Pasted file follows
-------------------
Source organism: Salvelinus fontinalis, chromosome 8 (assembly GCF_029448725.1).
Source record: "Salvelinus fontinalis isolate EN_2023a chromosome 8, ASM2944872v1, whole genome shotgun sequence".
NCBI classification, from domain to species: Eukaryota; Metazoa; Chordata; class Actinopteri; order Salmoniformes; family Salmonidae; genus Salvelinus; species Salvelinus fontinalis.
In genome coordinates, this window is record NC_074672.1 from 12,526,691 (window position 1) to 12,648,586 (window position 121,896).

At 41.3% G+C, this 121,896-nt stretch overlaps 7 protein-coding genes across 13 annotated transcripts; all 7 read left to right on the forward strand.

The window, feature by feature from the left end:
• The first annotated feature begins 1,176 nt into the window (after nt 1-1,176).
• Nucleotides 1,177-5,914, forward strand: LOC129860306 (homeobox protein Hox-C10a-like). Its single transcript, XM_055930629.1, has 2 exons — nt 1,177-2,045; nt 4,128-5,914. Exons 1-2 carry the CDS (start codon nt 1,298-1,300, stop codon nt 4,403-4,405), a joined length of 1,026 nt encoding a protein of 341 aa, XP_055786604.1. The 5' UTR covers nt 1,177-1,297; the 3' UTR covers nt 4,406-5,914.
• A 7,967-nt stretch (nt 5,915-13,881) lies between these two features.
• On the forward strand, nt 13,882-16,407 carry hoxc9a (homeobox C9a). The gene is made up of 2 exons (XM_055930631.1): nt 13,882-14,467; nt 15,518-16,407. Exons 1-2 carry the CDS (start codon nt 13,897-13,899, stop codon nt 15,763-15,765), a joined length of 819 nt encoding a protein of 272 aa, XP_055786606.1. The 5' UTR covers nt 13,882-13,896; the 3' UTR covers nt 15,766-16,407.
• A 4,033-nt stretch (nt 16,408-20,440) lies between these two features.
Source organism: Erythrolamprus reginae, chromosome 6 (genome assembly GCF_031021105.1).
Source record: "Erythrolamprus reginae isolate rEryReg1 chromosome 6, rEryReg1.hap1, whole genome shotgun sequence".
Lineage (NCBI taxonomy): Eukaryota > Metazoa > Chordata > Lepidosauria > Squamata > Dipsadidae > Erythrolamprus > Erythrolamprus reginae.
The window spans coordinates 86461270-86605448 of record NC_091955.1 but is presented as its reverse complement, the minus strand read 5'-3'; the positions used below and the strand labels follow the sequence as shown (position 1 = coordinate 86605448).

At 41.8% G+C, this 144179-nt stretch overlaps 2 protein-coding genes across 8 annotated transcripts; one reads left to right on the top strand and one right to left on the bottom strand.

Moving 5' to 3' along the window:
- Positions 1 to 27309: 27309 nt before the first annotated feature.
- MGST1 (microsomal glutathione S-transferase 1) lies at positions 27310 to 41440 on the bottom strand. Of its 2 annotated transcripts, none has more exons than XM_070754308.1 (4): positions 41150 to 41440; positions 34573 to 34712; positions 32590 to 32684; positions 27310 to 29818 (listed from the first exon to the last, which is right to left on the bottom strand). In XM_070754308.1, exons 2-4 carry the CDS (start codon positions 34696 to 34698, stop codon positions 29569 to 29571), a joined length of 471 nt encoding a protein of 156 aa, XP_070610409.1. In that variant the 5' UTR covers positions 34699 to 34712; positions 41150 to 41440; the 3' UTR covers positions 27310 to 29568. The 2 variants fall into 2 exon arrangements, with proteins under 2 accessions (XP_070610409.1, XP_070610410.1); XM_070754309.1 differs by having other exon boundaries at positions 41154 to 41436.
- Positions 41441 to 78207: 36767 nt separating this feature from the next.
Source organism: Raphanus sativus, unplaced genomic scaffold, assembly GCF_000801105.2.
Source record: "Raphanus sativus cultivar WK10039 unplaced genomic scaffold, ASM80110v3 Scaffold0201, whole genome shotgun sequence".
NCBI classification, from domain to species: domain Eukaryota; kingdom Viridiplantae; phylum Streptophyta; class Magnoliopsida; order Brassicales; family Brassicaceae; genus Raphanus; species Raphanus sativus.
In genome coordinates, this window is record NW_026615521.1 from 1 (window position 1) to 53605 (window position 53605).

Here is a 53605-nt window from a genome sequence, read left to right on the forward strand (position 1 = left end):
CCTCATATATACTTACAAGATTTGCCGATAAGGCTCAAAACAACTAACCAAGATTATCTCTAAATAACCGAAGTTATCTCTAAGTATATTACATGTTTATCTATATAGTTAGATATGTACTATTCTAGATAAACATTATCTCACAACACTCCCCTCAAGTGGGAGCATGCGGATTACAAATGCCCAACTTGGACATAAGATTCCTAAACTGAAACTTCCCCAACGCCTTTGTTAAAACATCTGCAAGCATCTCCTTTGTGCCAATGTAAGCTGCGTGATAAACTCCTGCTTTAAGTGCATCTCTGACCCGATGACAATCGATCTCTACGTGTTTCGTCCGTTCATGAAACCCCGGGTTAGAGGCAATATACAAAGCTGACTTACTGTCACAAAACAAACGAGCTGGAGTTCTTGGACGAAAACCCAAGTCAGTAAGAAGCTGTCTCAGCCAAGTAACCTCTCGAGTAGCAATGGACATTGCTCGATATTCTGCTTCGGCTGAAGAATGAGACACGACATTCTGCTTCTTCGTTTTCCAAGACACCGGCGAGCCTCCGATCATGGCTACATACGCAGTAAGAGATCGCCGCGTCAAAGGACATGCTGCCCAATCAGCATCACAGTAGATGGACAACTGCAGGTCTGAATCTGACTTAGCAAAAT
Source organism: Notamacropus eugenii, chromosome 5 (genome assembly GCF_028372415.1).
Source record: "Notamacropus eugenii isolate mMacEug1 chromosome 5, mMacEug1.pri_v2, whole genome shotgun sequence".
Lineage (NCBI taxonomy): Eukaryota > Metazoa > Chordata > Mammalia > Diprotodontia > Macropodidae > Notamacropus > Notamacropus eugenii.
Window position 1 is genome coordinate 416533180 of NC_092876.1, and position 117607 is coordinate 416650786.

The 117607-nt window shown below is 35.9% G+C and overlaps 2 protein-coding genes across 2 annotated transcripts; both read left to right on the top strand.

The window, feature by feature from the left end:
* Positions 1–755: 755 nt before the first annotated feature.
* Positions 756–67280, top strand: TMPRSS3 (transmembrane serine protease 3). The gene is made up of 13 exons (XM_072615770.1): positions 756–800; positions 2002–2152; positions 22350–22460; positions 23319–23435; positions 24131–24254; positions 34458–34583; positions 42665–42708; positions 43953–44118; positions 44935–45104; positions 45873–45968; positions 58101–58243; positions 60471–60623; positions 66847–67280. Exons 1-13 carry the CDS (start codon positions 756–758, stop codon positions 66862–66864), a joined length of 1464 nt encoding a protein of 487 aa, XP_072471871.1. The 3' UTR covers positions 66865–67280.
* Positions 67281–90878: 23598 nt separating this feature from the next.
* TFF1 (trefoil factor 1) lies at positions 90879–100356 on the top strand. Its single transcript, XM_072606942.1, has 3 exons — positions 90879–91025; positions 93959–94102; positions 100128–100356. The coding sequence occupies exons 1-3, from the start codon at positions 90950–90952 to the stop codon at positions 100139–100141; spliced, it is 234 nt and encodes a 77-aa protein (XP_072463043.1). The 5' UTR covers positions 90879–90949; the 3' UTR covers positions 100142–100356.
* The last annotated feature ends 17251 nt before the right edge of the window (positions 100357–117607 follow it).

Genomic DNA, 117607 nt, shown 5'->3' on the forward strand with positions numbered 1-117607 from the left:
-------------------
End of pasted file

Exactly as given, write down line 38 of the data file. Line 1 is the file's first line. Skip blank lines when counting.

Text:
Genomic DNA, 117607 nt, shown 5'->3' on the forward strand with positions numbered 1-117607 from the left: